Mixed Christmas sales reported

Reports from retailers on Christmas sales ranged from ‘soft’ to ‘phenomenal’, but most merchants are saying the Christmas sales season was just normal.

The Caymanian Compass surveyed some of the merchants who cater to Grand Cayman residents to find out how they did for the holidays.

One business that had a banner year was the Arabus Boutique on Fort Street.

‘We had a great, great Christmas season,’ said owner Edward Solomon. ‘It was the best one I had in a long time. It was phenomenal.’

Although it is in central George Town, Arabus mostly sells to island residents. Mr. Solomon said he has a following of established customers, but that he saw a lot of new customers as well. He’s not sure, however, why he had such a good Christmas season.

‘Merchandise was a factor, I think,’ he surmised. ‘I had a good variety, at a good price point.’

Another retailer who did better than expected was Stanley Panton, who owns the Reflections Mega-Store, the Food 4 Less stores and the Liquor 4 Less store.

‘Overall, throughout all the stores, we did better than expected,’ he said. ‘We projected sales at 15 to 20 per cent above last year, and all indications are that we hit that target.’

In particular, the sales at Liquor 4 Less were much higher than expected, Mr. Panton said.

Although there is more competition in the retail market, Mr. Panton said his stores increased customers over the year, something he attributes to the growing population.

Besides wine, champagne and spirits, other hot items for the holiday season were electronics, gaming systems, toys and Christmas decorations.

‘We ordered shipments of toys and decorations three times,’ Mr. Panton said. ‘Normally we do one order and that’s it.’

Mr. Panton said the Reflections group of companies was expecting one more ‘bump’ in sales for New Year’s and that he would follow up the holidays with heavy promotions for January.

A business that did about the same in holiday sales as last year was Brand Source/Home and Office City.

General Manager Theresa Leacock-Broderick said the company fared well.

‘We’re pretty much on par with last year,’ she said. ‘There wasn’t a whole lot of growth.’

The type of products sold this year did change from last year, however.

‘The number of [sales] was less, but the sales figures were on par,’ she said, noting that the business sold more big-ticket items like flat-screen televisions and appliances this year.

‘There was big excitement in the TV market,’ she said, attributing that to the reductions in price. Other lifestyle items that used to be priced higher also fell in price and sold better, Mrs. Leacock-Broderick said.

‘Things like wine coolers are affordable now,’ she said. ‘They’re not just for the rich and famous anymore.’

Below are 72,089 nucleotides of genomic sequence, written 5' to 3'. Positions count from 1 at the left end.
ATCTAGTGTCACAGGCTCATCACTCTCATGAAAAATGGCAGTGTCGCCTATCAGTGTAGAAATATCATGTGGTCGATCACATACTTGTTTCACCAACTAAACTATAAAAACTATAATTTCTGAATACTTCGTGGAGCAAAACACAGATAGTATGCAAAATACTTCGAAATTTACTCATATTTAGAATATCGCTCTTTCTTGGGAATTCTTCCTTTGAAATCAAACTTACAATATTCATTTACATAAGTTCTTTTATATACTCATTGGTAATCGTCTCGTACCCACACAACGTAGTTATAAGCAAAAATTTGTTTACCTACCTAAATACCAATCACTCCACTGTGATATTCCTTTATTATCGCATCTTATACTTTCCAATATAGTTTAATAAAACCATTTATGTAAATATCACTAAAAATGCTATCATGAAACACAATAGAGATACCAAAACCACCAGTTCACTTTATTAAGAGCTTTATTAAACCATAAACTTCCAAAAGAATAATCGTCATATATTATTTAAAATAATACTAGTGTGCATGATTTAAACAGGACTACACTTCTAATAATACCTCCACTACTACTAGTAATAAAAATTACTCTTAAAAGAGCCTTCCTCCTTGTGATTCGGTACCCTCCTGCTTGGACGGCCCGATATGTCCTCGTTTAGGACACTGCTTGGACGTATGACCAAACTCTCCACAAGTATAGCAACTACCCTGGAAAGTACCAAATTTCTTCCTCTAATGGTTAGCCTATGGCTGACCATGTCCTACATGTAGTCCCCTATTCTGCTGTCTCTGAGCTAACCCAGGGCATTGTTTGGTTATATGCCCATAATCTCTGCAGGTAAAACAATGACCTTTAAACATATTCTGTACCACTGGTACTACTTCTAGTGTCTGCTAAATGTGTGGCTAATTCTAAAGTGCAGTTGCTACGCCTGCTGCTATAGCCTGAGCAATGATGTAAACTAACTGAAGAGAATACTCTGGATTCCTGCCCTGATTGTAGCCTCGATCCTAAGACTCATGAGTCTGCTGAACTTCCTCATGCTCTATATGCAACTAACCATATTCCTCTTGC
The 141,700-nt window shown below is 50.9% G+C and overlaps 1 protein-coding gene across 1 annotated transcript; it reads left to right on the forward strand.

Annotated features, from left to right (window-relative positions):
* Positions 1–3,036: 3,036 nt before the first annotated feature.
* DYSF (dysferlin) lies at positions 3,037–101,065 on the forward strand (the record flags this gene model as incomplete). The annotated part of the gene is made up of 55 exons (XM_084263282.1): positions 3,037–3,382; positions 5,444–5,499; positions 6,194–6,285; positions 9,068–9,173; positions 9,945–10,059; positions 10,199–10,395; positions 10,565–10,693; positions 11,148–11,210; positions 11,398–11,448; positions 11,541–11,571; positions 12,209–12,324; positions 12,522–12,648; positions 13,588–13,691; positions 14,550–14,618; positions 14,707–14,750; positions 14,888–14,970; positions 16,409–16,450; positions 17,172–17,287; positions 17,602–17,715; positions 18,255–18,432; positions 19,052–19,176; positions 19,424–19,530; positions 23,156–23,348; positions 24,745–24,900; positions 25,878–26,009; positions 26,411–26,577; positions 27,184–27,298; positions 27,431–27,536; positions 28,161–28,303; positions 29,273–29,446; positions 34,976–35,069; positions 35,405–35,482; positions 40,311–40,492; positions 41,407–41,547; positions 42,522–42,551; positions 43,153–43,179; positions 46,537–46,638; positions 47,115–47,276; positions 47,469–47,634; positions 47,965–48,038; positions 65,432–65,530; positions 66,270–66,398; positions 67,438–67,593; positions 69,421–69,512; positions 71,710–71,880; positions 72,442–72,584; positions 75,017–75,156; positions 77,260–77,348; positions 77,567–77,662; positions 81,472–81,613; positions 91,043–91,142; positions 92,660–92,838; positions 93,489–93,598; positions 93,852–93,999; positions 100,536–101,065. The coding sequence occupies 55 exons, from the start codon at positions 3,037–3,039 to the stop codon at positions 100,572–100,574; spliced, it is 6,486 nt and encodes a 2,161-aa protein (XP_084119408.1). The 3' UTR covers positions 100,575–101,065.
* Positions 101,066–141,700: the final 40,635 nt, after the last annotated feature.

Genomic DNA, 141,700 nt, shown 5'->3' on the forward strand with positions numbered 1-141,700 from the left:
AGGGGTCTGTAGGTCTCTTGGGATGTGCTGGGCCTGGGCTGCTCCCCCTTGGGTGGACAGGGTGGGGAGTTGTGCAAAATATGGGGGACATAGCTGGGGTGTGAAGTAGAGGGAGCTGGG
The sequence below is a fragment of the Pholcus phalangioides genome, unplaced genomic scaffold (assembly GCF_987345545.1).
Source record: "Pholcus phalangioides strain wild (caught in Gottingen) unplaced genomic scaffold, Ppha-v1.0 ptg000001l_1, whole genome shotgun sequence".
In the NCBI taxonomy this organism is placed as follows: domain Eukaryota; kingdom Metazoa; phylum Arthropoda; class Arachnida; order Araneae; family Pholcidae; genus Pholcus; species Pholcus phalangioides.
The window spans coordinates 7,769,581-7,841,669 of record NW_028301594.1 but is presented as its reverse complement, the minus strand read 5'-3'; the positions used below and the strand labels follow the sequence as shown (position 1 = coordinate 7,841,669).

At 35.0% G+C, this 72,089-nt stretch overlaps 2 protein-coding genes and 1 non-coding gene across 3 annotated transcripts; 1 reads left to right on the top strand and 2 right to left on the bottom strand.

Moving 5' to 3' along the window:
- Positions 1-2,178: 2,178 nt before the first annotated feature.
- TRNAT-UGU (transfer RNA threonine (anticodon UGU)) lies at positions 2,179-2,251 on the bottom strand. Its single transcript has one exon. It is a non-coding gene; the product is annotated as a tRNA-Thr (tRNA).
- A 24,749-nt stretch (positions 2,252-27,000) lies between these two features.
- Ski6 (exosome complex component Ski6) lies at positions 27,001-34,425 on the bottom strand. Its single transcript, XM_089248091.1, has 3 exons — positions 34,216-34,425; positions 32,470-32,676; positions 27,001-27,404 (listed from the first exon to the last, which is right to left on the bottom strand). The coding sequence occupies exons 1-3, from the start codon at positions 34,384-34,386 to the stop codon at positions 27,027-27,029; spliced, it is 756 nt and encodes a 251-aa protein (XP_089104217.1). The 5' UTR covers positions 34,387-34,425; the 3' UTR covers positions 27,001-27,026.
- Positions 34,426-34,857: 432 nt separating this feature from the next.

The opening of Cost-U-Less, the warehouse-style store at Governors Square, earlier this month probably affected the sales at Home and Office City, even though the products are different, Mrs. Leacock-Broderick said.

Cost-U-Less, which has 11 other stores in the Atlantic, Pacific and U.S., reported a company record in sales in its first week of business.

‘People probably got so excited with the good prices that they bought things they really weren’t looking for,’ she said, adding that those purchases left people less money for purchases elsewhere.

Jacques Scott also reported business as usual, said Retail Operations Manager Paul McLaughlin.

‘After a bit of a slow start, people were spending,’ he said. ‘We held our own.’

Mr. McLaughlin said the company’s new retail outlet in Savannah helped total sales. In addition, many people from overseas ordered gifts off the company’s website for residents of Grand Cayman, he said.

Despite the opening of Cost-U-Less, which is a direct warehouse store competitor, Priced Right, did well, said Managing Director Woody Foster.

‘Things were OK,’ he said. ‘As far as Christmas goes, we were pretty happy.’

A couple of stores reported holiday sales lower than last year.

Lloyd Ramsaran of Creative Tech, which sells high-end electronics, said he said he saw fewer customers walk through the doors this holiday season.

‘It seemed like a lot a people were off island,’ he said.

‘Sales were OK, but it wasn’t as busy as usual.’

Another merchant who saw a drop off in holiday business was Sounds and Things’ William Peguero, who said the holiday sales season was ‘very soft’.

‘We sold a lot of small items, but we kept hearing from a lot of people that things are tight.’

Mr. Peguero said his market demographic has changed somewhat. However, Sounds and Things’ market tends to be lower income earners.

Other than electronics, Mr. Peguero said low-end toys sold well.

‘We also did extremely well on motorbikes and things like that, with the cost of fuel and all.’

Despite the weaker sales, Mr. Peguero said he was thankful for the season.

‘We take everything as it comes,’ he said. ‘We just have to make changes to meet the market.’